Everyone has heard of leveraged trading, and how it has caused the downfall of many large scale institutions. Behind the rugs are skilled traders who silently make TONS of capital in the leveraged market?
This article aims to introduce a new type of derivative – the power perpetual.
Power perpetuals grow exponentially compared to their underlying asset, with the rate of growth denoted by their power. For example, if ETH grows by 100%,
- ETH^2 (ETH to the power of 2) increases by 400%
- ETH^3 (ETH to the power of 3) increases by 800%
- ETH^5 (ETH to the power of 5) increases by 3200%
However, those who invest in a power perpetual must pay a regular fee to those who sell it. Power perpetuals offer similar opportunities as options without expiration or predetermined prices, making them a potential consolidator of options market liquidity into one instrument.
Let’s take a dive into how you can use this in your trading strategy.
An Introduction To Power Perpetuals
Power Perpetuals are a novel financial derivative that offers a unique payout structure for traders. Imagine a regular perpetual future but raised to a power.
For example, Squared Solana (²) would be worth 10,000$ (if Solana is at 100$), square root Solana (¹/2) would be 10$, and so forth. This property is enforced by changing the typical perpetual futures funding rate to mark — index^power.
The main benefit of using power perpetuals is leverage. If you buy squared Solana (²) and its price increases by 2x, your investment increases by 4x.
The difference between leverage and power perpetuals is that with leverage, you risk getting liquidated, whereas with power perpetuals, you can’t. This is because power perpetuals with powers greater than one offer positive convexity, while power perpetuals with powers lesser than one offer negative convexity.
This is key for larger institutions to trade in size, or liquidity providers as a better option of trading.
However, using power perpetuals also comes with a cost, just like regular perpetuals, as there is funding involved. In the example given, squared perps traders who are long will be paying funding to those who are short.
01Exchange – One of the rare products offering power trading.
This exchange is a secure trustless and powerful crypto exchange that is backed by Multicoin Capital, Alameda Research (now gone) and Solana. However, trading is temporarily halted due to market conditions until further notice.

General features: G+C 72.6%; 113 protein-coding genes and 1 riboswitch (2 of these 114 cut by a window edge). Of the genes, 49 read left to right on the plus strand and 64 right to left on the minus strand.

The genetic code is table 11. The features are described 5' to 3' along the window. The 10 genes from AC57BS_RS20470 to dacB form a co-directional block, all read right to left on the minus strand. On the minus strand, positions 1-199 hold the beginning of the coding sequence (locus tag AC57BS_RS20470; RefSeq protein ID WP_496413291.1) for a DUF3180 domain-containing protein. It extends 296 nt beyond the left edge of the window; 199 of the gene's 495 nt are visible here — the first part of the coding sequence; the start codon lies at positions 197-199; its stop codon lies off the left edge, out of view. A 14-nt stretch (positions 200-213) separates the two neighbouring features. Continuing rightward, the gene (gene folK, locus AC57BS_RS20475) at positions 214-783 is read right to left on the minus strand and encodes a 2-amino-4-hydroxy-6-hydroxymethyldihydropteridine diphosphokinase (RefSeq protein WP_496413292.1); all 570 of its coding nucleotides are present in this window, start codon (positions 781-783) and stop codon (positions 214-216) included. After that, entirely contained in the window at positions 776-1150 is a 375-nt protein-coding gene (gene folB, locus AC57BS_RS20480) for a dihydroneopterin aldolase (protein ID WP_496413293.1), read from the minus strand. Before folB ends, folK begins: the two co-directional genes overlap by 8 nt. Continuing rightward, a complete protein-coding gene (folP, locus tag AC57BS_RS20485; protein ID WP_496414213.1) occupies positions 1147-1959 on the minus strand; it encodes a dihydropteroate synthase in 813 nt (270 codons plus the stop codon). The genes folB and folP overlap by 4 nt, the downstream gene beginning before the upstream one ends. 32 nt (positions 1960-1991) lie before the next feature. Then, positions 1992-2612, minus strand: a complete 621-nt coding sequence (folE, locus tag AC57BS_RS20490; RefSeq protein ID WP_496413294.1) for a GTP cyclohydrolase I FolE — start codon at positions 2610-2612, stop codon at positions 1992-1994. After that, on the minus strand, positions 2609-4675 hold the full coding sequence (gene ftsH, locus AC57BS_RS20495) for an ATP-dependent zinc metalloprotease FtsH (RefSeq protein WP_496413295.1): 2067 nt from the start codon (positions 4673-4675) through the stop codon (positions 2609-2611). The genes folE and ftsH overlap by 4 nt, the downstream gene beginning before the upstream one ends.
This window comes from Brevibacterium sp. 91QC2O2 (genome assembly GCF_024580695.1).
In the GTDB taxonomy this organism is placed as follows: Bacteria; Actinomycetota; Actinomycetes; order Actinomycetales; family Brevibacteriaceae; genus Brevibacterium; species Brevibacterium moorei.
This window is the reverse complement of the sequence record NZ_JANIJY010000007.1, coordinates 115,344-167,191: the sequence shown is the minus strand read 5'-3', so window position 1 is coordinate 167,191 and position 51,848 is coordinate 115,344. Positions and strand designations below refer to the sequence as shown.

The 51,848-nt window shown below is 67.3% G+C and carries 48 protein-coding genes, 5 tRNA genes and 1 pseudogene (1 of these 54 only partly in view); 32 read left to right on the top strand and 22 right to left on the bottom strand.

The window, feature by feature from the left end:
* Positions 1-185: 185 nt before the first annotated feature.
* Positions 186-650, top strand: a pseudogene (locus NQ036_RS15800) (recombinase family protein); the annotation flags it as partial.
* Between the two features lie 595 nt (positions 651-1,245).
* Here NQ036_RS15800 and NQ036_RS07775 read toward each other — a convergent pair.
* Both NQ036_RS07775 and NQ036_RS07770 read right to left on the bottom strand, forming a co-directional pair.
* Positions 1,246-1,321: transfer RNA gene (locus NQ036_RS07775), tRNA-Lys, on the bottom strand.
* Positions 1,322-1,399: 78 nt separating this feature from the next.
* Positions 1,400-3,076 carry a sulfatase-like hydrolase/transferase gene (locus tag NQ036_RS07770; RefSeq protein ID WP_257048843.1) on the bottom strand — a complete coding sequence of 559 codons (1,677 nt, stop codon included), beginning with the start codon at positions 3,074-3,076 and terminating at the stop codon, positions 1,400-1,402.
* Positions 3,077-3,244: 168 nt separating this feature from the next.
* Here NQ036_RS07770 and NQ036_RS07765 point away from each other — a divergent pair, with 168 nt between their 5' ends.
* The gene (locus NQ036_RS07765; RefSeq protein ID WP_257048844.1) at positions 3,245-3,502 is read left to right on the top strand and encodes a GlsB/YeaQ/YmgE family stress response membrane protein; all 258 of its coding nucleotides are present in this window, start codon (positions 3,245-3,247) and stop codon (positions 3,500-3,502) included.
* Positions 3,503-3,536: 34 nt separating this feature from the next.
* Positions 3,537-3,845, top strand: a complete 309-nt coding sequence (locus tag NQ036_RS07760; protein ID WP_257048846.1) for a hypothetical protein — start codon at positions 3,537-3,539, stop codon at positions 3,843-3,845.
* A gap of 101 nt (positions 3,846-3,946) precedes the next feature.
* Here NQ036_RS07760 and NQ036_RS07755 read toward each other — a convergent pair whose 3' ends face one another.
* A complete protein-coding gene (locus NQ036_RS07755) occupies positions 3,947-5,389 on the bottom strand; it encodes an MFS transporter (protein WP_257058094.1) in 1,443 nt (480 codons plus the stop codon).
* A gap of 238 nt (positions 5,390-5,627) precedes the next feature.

One of the key selling points of their product is it allows you to hedge impermanent loss from LP pools. Power payout allows you to avoid IL while staking into market maker pools on the Solana network, which can be simplified through automated vaults.
How is it possible that you don’t get liquidated from Power Perpetuals?
Just to clear the air, not getting liquidated doesn’t mean that you cannot lose a hefty sum of money. One of the most significant things traders consider with power perpetuals are the funding rate. But why is that so?
As mentioned earlier, power perpetuals have an exponential greater than one displaying positive convexity, resulting in holders earning money more quickly when prices move in their favor and losing less money when prices move against them.
In traditional Finance, this would be categorized by a positive gamma.
But where’s the catch? Let’s paint a scenario with one Ethereum. Ethereum is currently trading at about 1300 USD.
For those unfamiliar, a long contract typically pays a funding rate of Funding = Mark – I(S) which is for perpetual futures. For this case, lets just assume the funding rate is 0.01, the standard rate for many centralized exchanges.
Now as ETH is a power perpetual, these means that it is now traded at 1300^2 = 1,690,000 USD. Assuming the position is just one ETH^2, that would mean that the funding rate for a long would be:
(0.01% x 1,690,000) x 21 (funding fee per 8 hours) = 3,549 USD per week.
This might seem quite cheap, but this is because this is using Binance as a reference.
In reality, the premium yield (new term for funding rate) is calculated as
In simple terms, the cost of borrowing is approximately 0.019%, about 2x higher.
That would mean that the cost of capital would be close to $7000, a 151% APY. In addition, should your trade go wrong, your losses are amplified by a square, meaning if for example it goes down by 50 dollars, it would go down by 2,500 when using a power perpetual, which is a 50x multiplier.
For those keen to check this out, you can utilize Deri Protocol, which is a DeFi way to trade derivatives.
Deri Protocol also allows trading of NFTs, something you can explore. Deri protocol has also created a method for executing trades on the blockchain in a precise and capital-efficient manner, which has been integral for DeFi infrastructure.
However, it is important to take note that trading futures carries inherent risk, and it is highly recommend you do not touch this if you are unfamiliar with leverage and options in general. Cheers 😊
[Editor’s Note: This article does not represent financial advice. Please do your research before investing.]
Edited by: Yusoff Kim
Featured Image Credit: Chain Debrief